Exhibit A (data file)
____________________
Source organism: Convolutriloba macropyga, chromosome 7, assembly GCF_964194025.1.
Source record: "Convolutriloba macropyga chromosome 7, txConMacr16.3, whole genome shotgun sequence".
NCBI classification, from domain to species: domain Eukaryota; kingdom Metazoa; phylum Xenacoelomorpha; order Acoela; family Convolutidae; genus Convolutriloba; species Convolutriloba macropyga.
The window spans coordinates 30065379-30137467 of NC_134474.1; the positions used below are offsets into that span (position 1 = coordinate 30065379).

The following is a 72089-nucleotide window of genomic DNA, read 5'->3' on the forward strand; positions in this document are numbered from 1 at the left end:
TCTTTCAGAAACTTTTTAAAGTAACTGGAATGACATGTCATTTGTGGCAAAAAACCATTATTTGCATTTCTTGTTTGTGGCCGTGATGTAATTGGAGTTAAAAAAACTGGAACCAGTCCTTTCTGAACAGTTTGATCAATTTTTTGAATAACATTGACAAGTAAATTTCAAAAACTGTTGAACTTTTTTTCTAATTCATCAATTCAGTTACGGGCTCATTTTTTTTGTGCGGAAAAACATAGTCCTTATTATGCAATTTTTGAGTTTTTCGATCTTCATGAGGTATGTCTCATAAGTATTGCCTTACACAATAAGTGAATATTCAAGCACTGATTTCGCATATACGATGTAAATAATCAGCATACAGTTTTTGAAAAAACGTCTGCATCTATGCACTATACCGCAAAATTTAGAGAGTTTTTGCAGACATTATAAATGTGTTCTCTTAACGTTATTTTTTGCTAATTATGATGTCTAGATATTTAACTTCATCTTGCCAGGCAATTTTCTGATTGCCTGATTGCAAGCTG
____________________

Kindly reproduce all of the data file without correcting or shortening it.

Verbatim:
Source organism: Convolutriloba macropyga, chromosome 7, assembly GCF_964194025.1.
Source record: "Convolutriloba macropyga chromosome 7, txConMacr16.3, whole genome shotgun sequence".
NCBI classification, from domain to species: domain Eukaryota; kingdom Metazoa; phylum Xenacoelomorpha; order Acoela; family Convolutidae; genus Convolutriloba; species Convolutriloba macropyga.
The window spans coordinates 30065379-30137467 of NC_134474.1; the positions used below are offsets into that span (position 1 = coordinate 30065379).

The following is a 72089-nucleotide window of genomic DNA, read 5'->3' on the forward strand; positions in this document are numbered from 1 at the left end:
TCTTTCAGAAACTTTTTAAAGTAACTGGAATGACATGTCATTTGTGGCAAAAAACCATTATTTGCATTTCTTGTTTGTGGCCGTGATGTAATTGGAGTTAAAAAAACTGGAACCAGTCCTTTCTGAACAGTTTGATCAATTTTTTGAATAACATTGACAAGTAAATTTCAAAAACTGTTGAACTTTTTTTCTAATTCATCAATTCAGTTACGGGCTCATTTTTTTTGTGCGGAAAAACATAGTCCTTATTATGCAATTTTTGAGTTTTTCGATCTTCATGAGGTATGTCTCATAAGTATTGCCTTACACAATAAGTGAATATTCAAGCACTGATTTCGCATATACGATGTAAATAATCAGCATACAGTTTTTGAAAAAACGTCTGCATCTATGCACTATACCGCAAAATTTAGAGAGTTTTTGCAGACATTATAAATGTGTTCTCTTAACGTTATTTTTTGCTAATTATGATGTCTAGATATTTAACTTCATCTTGCCAGGCAATTTTCTGATTGCCTGATTGCAAGCTG